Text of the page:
(AP) -- I'm typing this in between perusing Facebook, trying (and failing) to master a guitar-simulation game and listening to Internet radio on my smart phone.
And no, I'm not using an iPhone. I'm using a BlackBerry Curve 8900 to try out the recently rolled out BlackBerry App World.
Lately, any smart phone maker worth its salt is operating or about to launch an application store that corrals all kinds of free and paid software you can download straight to your handset. Apple Inc. started the trend with July's release of its App Store for the iPhone and iPod Touch.
Google Inc. runs one for phones that support its Android operating system - currently just the T-Mobile G1, though more are expected - and Nokia Corp. runs several it plans to consolidate into one. Palm Inc. is developing the Palm App Catalog for its upcoming Pre handset, while Microsoft Corp. is making one for phones that use its Windows Mobile OS.
Not wanting to be left in the dust, BlackBerry maker Research In Motion Ltd. unveiled App World early this month, marking a major change from the past, when third-party programs were available for BlackBerrys but not in one convenient spot.
App World will undoubtedly appeal to RIM's growing legion of consumer users, as well as business users with some free time.
But with only a fraction of the applications available through Apple's App Store and many fewer than Google's Android Market, App World has a lot of growing to do before it can become a serious contender in the booming smart phone application market. It doesn't help either that starting prices are three times those for Apple and Google programs.
First, the good: Available as a free download from RIM's site, the App World software has a simple design, is easy to navigate and works on all recent BlackBerrys.
It uses eBay Inc.'s online payments service, PayPal, so you can buy applications fairly quickly and seamlessly if you already have a free PayPal account.
App World doesn't look as slick as Apple's App Store, but it is definitely more visually appealing than Google's Android Market. It also includes some of the popular applications available on those platforms, like one for social network MySpace and song-identifying program Shazam.
You can browse through a number of "Featured Items," such as a $12 mobile version of the popular video game "Guitar Hero World Tour," or the free travel simplification program WorldMate Live. As expected, you can also search for applications by title, or view them by category or popularity.
RIM says more than 1,000 applications are available on App World, with more added daily, but you will only see those that work on your device. Using the latest BlackBerry Curve from T-Mobile, I counted fewer than 700 applications.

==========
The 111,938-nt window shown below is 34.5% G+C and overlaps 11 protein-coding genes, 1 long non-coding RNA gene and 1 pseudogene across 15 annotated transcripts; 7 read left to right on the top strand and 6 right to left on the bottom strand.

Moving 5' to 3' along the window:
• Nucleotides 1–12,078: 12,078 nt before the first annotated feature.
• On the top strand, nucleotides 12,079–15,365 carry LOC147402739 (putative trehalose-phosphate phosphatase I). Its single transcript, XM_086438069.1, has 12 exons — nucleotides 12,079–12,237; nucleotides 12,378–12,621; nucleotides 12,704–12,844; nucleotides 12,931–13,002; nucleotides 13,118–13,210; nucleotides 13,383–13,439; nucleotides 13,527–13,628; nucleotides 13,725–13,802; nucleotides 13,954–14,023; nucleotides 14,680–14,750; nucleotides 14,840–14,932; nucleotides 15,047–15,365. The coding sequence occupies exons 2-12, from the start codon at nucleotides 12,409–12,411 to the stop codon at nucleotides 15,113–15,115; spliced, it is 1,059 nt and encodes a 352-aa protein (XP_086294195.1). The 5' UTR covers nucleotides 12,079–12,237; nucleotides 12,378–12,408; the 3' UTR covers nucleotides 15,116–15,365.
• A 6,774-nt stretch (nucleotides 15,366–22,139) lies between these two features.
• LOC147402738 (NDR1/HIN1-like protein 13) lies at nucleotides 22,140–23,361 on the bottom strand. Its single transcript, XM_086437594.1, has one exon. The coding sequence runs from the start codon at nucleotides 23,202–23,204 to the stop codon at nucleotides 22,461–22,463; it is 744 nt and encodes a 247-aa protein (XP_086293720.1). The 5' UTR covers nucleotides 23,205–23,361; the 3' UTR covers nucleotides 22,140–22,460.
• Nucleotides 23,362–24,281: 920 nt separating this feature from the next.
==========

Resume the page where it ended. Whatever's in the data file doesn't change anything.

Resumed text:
That's better than the more than 500 applications that Apple had at launch, and that far exceeds the dozens for Google. But Apple's store has since grown to house more than 25,000 and Google had more than 2,300 as of March.
While some popular applications are available, RIM needs to improve its selections before becoming a serious contender.
For example, given that many people still get a BlackBerry for work, I was surprised to see relatively few applications in personal finance and banking, mapping and the professional and business category.
I was miffed to see App World does not yet include applications for watching videos on YouTube or for just posting short messages on Twitter (there are third-party programs, including the free Snap2Twitter, that include Twitter capabilities among their many features, but none dedicated solely to posting the message bursts).
And I was put off by the prices of some applications, too. Many are free, but fees for others start at $3 and rise from there. By contrast, prices start at 99 cents for both Apple and Google.
Fortunately, you can sometimes try before you buy. A ringtone application called "MP3 Ringtone Creator" cost $5 but I downloaded a free trial version.
In some cases, programs that cost money through App World are available on Google's or Apple's application stores for less. This was the case for the $12 "Guitar Hero" game, which you can also find on Android Market for $5.
I decided to buy the game for the Curve, despite being skeptical of its worth. After several attempts to follow the guitar licks of Blondie and Lenny Kravitz, it was clear I wouldn't be mastering the game any time soon, and I felt lame having spent $12 on it. I didn't even bother trying to play it in drumming mode.
I was happy with some of the free applications I downloaded, including Snap2Twitter, Internet radio service Pandora and news browser Viigo.
It's clear that RIM is trying with App World, and its convenience and simplicity are appealing. But until some more tantalizing applications are added to the mix, I'll probably stick with downloading the freebies.
©2009 The Associated Press. All rights reserved. This material may not be published, broadcast, rewritten or redistributed.
Explore further: Saving planet goes from video game to real-world craze